Claude Nobs might not have been a professional musician but he lived and breathed music and enjoyed making things happen. In 1967 he co-founded the Montreux Jazz Festival and nurtured a three-day occasion into a high-profile, fortnight-long event with an international cachet and a reputation second to none.
For two weeks in July, the bijou Swiss town on Lake Geneva becomes a destination for music-makers and aficionados of jazz, blues, rock, pop, Latin, world and dance music. Free workshops enable festival-goers to get closer to musicians like BB King, Carlos Santana or Ian Anderson of Jethro Tull, who have all performed there, as did the late Miles Davis, Ella Fitzgerald and Dizzy Gillespie.
A tireless networker who never took no for an answer and convinced Aretha Franklin to appear in 1971 with a box of Swiss chocolates, Nobs was a wonderful raconteur and an engaging host at Le Picotin, his memorabilia-filled chalet in Caud, overlooking Montreux, where he welcomed musicians and friends like David Bowie, Quincy Jones or Phil Collins long into the night. He arranged for most of the Festival performances to be filmed and recorded, building a unique archive and enabling the release of a range of albums and DVDs, even if he regretted acceding to Bob Dylan's request in 1994 that the equipment be turned off. "I gave you my word," he told Dylan when the singer requested a tape of what he thought had been his best concert in 10 years.
Nobs was known to music fans the world over as the "Funky Claude" mentioned in the Deep Purple hard rock anthem "Smoke On The Water". The song told the story of the group's time in Montreux recording the Machine Head album in 1971, and highlighted the présence d'esprit of "Funky Claude running in and out, pulling kids out the ground," when a fire started during a Frank Zappa and a Mothers of Invention concert at the Montreux Casino destroyed the venue.
Born at Territet in the Vaud canton in 1936, he was one of three siblings; his mother worked as a nurse while his father was the local baker. He took to jazz from an early age, conducting invisible orchestras and inventing a rating system for the 78s brought home by his dad, who nicknamed him Duke Ellington. He was somewhat of a tearaway, happier exploring the forest and the mountains rather than studying.
Not keen to take over his father's bakery, Nobs decided to follow his other passion, haute cuisine, and trained as a chef. He worked at the prestigious Schweizerhof hotel in Basel and was voted best young Swiss chef before returning to the Montreux area and a brief, unhappy interlude in a bank. In 1960 he was recruited by Raymond Jaussi of the Montreux Tourist Board as an accountant, but he was soon tasked with organising events to put the town once favoured by Richard Wagner and Igor Stravinsky on the map once again.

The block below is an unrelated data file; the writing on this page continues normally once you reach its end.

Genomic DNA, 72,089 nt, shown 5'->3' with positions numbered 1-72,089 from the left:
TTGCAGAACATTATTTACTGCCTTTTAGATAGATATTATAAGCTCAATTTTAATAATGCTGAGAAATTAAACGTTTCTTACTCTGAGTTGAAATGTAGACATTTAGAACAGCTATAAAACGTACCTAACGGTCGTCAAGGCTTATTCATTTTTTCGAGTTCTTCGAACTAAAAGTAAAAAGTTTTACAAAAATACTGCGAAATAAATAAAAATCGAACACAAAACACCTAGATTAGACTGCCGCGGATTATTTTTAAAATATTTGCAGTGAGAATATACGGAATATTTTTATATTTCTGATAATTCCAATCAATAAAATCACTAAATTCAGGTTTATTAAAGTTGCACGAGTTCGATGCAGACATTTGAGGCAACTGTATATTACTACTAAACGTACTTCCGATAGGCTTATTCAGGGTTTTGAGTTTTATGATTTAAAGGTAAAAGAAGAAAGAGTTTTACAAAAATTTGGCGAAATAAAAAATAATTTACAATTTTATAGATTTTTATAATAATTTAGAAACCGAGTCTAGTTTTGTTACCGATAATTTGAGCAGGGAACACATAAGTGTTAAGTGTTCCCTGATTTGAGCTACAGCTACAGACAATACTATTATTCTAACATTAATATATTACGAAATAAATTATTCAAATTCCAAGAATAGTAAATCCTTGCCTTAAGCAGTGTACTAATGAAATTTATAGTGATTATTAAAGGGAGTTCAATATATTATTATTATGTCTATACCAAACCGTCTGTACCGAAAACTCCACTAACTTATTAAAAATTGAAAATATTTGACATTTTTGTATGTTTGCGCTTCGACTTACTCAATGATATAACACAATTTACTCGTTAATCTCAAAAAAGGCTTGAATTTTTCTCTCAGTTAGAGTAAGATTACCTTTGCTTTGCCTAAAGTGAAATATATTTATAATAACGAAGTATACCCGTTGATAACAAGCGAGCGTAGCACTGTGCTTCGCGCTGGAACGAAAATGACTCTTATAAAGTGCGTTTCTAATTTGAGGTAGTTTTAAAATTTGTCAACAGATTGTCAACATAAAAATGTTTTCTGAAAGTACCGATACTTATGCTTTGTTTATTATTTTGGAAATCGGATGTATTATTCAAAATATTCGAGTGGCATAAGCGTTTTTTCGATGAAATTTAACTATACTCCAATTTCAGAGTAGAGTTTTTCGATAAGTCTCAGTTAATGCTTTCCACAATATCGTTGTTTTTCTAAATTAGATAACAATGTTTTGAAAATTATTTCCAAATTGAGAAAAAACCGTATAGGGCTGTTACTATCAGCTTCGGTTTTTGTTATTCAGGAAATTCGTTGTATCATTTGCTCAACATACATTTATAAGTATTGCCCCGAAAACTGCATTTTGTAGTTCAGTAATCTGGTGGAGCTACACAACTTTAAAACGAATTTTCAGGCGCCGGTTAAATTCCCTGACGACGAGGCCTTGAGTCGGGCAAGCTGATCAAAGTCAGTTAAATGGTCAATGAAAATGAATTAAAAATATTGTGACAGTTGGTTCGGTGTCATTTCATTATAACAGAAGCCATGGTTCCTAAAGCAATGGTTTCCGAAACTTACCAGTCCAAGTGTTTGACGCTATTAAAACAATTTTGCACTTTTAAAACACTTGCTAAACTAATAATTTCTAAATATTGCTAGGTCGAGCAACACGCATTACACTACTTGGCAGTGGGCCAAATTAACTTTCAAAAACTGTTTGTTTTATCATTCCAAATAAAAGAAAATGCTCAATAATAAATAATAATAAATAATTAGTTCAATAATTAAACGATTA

With Jaussi, Nobs helped launch the Rose D'Or, the Golden Rose Festival of Television, and began organising concerts by visiting blues artists. In 1963, he flew to London and signed the Beatles to appear at the Rose D'Or, only to be told by the head of entertainment at Swiss TV that the group was not famous enough yet. The following year he secured the Rolling Stones and Petula Clark for a Ready Steady Go show co-promoted with ITV, and began to plan for bigger things after attending the Jazz à Juan festival on the French riviera.
In 1966, he travelled to New York, ostensibly to promote Montreux, and cold-called Nesuhi Ertegun at the offices of Atlantic Records. "All my favourite records, from John Coltrane to Ray Charles, had his name on them," recalled Nobs. Nesuhi Ertegun and his younger brother Ahmet, the Atlantic co-founder, had spent time in Switzerland with their Turkish diplomat father, and welcomed him. "It was an instant connection. Then, each time, I had a dream or a wish, I would go to them," Nobs said of the Erteguns, who played a crucial part in the launch of the Montreux Jazz Festival in 1967.
The first edition featured Cecil McBee, the Charles Lloyd Quartet with Keith Jarrett and Jack DeJohnette. By 1969, Nobs was running the Festival in the summer and promoting concerts under the Super Pop banner at other times, bringing groups like Deep Purple, Yes, Led Zeppelin, Pink Floyd, Ten Years After and Wings. From 1973, he concentrated his energies on the now two-week-long Jazz Festival, as well as working for WEA. That year he met Miles Davis at the Newport Jazz Festival, literally giving him the shirt off his back since the trumpeter liked it so much, and forged another lifelong friendship.
With many artists keen to escape the British tax régime in the '70s, Nobs helped Bowie, Keith Richards and Freddie Mercury settle in and around Montreux. He was a decent harmonica player and is on Water Sign, Chris Rea's album recorded in Montreux in 1983. He also guested with acts like Rory Gallagher and Deep Purple at the festival.
He began spreading the brand, in Brazil, the US and Japan, as well as the Montreux Jazz Café brand as far afield as Sydney. He lived with his partner of many years, Thierry Amsallem, in a chalet full of juke-boxes, instruments, model trains and art by famous friends like Ronnie Wood and Tony Bennett. He launched the Montreux Jazz Chronicle, a daily free publication, for last year's festival-goers.
Nobs never lost his sense of child-like wonder or his enthusiasm for hearing new music by emerging acts or old favourites. When I visited him last April for the launch of the 2012 festival, I gave him a preview copy of the then unreleased Shape Shifter album by Santana He smiled mischievously and presented me with a brand new Santana Live At Montreux 2011 DVD, snap-style. He died after a skiing accident near his home on Christmas Eve which left him in a coma.
Claude Nobs, concert promoter and festival organiser: born Territet, Vaud, Switzerland 4 February 1936; died Lausanne 10 January 2013.